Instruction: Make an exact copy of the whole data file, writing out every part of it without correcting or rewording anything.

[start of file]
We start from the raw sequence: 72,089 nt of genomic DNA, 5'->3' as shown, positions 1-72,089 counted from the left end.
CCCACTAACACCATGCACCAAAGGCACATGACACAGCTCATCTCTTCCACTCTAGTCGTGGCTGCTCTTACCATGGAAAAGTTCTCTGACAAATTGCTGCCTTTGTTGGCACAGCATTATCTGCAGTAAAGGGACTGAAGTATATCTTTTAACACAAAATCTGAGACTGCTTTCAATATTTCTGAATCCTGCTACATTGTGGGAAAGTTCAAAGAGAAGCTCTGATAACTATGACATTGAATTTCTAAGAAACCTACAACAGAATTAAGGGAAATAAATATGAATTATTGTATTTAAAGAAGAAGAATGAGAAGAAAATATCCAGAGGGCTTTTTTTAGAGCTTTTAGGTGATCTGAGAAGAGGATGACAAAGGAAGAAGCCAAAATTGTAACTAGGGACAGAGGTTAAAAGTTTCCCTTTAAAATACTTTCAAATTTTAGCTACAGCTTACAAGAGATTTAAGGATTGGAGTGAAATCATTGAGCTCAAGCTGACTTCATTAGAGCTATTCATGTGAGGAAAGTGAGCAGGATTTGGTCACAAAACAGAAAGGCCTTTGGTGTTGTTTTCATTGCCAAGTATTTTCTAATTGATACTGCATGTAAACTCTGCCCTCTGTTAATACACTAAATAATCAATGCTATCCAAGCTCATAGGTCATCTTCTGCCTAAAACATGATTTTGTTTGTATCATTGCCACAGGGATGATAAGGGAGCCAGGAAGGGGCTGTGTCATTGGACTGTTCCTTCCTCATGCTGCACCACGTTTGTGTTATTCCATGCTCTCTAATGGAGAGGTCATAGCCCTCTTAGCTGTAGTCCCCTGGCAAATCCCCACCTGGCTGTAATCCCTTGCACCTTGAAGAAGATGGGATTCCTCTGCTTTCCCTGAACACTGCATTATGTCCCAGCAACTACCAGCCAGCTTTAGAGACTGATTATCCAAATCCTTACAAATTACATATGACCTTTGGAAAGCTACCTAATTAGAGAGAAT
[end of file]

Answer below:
We start from the raw sequence: 72,089 nt of genomic DNA, 5'->3' as shown, positions 1-72,089 counted from the left end.
CCCACTAACACCATGCACCAAAGGCACATGACACAGCTCATCTCTTCCACTCTAGTCGTGGCTGCTCTTACCATGGAAAAGTTCTCTGACAAATTGCTGCCTTTGTTGGCACAGCATTATCTGCAGTAAAGGGACTGAAGTATATCTTTTAACACAAAATCTGAGACTGCTTTCAATATTTCTGAATCCTGCTACATTGTGGGAAAGTTCAAAGAGAAGCTCTGATAACTATGACATTGAATTTCTAAGAAACCTACAACAGAATTAAGGGAAATAAATATGAATTATTGTATTTAAAGAAGAAGAATGAGAAGAAAATATCCAGAGGGCTTTTTTTAGAGCTTTTAGGTGATCTGAGAAGAGGATGACAAAGGAAGAAGCCAAAATTGTAACTAGGGACAGAGGTTAAAAGTTTCCCTTTAAAATACTTTCAAATTTTAGCTACAGCTTACAAGAGATTTAAGGATTGGAGTGAAATCATTGAGCTCAAGCTGACTTCATTAGAGCTATTCATGTGAGGAAAGTGAGCAGGATTTGGTCACAAAACAGAAAGGCCTTTGGTGTTGTTTTCATTGCCAAGTATTTTCTAATTGATACTGCATGTAAACTCTGCCCTCTGTTAATACACTAAATAATCAATGCTATCCAAGCTCATAGGTCATCTTCTGCCTAAAACATGATTTTGTTTGTATCATTGCCACAGGGATGATAAGGGAGCCAGGAAGGGGCTGTGTCATTGGACTGTTCCTTCCTCATGCTGCACCACGTTTGTGTTATTCCATGCTCTCTAATGGAGAGGTCATAGCCCTCTTAGCTGTAGTCCCCTGGCAAATCCCCACCTGGCTGTAATCCCTTGCACCTTGAAGAAGATGGGATTCCTCTGCTTTCCCTGAACACTGCATTATGTCCCAGCAACTACCAGCCAGCTTTAGAGACTGATTATCCAAATCCTTACAAATTACATATGACCTTTGGAAAGCTACCTAATTAGAGAGAAT